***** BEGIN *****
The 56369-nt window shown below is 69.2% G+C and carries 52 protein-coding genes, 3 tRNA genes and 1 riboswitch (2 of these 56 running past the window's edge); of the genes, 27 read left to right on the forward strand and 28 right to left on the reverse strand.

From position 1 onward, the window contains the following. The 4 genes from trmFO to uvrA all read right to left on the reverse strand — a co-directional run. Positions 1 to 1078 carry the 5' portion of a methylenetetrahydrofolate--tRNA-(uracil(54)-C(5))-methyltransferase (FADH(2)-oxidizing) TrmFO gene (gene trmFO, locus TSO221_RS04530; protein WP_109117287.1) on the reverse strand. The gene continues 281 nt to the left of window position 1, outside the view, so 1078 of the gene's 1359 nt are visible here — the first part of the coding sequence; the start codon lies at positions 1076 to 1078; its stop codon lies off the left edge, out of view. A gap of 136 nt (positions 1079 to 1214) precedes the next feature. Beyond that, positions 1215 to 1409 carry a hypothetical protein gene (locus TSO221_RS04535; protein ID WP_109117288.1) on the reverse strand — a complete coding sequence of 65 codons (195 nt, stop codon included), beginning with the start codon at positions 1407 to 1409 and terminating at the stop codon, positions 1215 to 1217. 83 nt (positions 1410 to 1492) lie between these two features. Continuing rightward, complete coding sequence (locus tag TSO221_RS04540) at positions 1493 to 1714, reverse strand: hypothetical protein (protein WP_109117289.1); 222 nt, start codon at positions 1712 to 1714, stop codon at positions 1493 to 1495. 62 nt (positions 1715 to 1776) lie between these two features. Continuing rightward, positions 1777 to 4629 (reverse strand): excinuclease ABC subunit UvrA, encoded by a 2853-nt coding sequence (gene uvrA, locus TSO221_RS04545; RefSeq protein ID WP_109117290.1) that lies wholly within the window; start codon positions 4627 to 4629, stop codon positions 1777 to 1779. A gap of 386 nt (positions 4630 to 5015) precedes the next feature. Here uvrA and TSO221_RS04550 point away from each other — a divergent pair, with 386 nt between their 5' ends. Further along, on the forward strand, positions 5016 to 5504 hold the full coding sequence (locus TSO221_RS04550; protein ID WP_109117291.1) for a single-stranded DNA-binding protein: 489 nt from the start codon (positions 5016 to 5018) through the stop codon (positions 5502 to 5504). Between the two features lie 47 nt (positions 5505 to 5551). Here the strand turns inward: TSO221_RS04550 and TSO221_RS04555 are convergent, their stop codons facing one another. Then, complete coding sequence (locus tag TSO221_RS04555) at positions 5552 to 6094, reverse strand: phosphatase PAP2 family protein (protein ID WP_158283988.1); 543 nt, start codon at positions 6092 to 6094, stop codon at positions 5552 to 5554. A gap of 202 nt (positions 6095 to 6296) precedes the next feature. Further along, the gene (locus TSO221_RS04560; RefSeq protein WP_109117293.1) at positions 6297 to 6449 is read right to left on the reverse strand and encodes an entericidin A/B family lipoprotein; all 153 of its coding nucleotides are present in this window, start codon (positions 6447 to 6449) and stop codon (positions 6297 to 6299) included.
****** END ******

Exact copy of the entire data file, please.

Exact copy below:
The 56369-nt window shown below is 69.2% G+C and carries 52 protein-coding genes, 3 tRNA genes and 1 riboswitch (2 of these 56 running past the window's edge); of the genes, 27 read left to right on the forward strand and 28 right to left on the reverse strand.

From position 1 onward, the window contains the following. The 4 genes from trmFO to uvrA all read right to left on the reverse strand — a co-directional run. Positions 1 to 1078 carry the 5' portion of a methylenetetrahydrofolate--tRNA-(uracil(54)-C(5))-methyltransferase (FADH(2)-oxidizing) TrmFO gene (gene trmFO, locus TSO221_RS04530; protein WP_109117287.1) on the reverse strand. The gene continues 281 nt to the left of window position 1, outside the view, so 1078 of the gene's 1359 nt are visible here — the first part of the coding sequence; the start codon lies at positions 1076 to 1078; its stop codon lies off the left edge, out of view. A gap of 136 nt (positions 1079 to 1214) precedes the next feature. Beyond that, positions 1215 to 1409 carry a hypothetical protein gene (locus TSO221_RS04535; protein ID WP_109117288.1) on the reverse strand — a complete coding sequence of 65 codons (195 nt, stop codon included), beginning with the start codon at positions 1407 to 1409 and terminating at the stop codon, positions 1215 to 1217. 83 nt (positions 1410 to 1492) lie between these two features. Continuing rightward, complete coding sequence (locus tag TSO221_RS04540) at positions 1493 to 1714, reverse strand: hypothetical protein (protein WP_109117289.1); 222 nt, start codon at positions 1712 to 1714, stop codon at positions 1493 to 1495. 62 nt (positions 1715 to 1776) lie between these two features. Continuing rightward, positions 1777 to 4629 (reverse strand): excinuclease ABC subunit UvrA, encoded by a 2853-nt coding sequence (gene uvrA, locus TSO221_RS04545; RefSeq protein ID WP_109117290.1) that lies wholly within the window; start codon positions 4627 to 4629, stop codon positions 1777 to 1779. A gap of 386 nt (positions 4630 to 5015) precedes the next feature. Here uvrA and TSO221_RS04550 point away from each other — a divergent pair, with 386 nt between their 5' ends. Further along, on the forward strand, positions 5016 to 5504 hold the full coding sequence (locus TSO221_RS04550; protein ID WP_109117291.1) for a single-stranded DNA-binding protein: 489 nt from the start codon (positions 5016 to 5018) through the stop codon (positions 5502 to 5504). Between the two features lie 47 nt (positions 5505 to 5551). Here the strand turns inward: TSO221_RS04550 and TSO221_RS04555 are convergent, their stop codons facing one another. Then, complete coding sequence (locus tag TSO221_RS04555) at positions 5552 to 6094, reverse strand: phosphatase PAP2 family protein (protein ID WP_158283988.1); 543 nt, start codon at positions 6092 to 6094, stop codon at positions 5552 to 5554. A gap of 202 nt (positions 6095 to 6296) precedes the next feature. Further along, the gene (locus TSO221_RS04560; RefSeq protein WP_109117293.1) at positions 6297 to 6449 is read right to left on the reverse strand and encodes an entericidin A/B family lipoprotein; all 153 of its coding nucleotides are present in this window, start codon (positions 6447 to 6449) and stop codon (positions 6297 to 6299) included.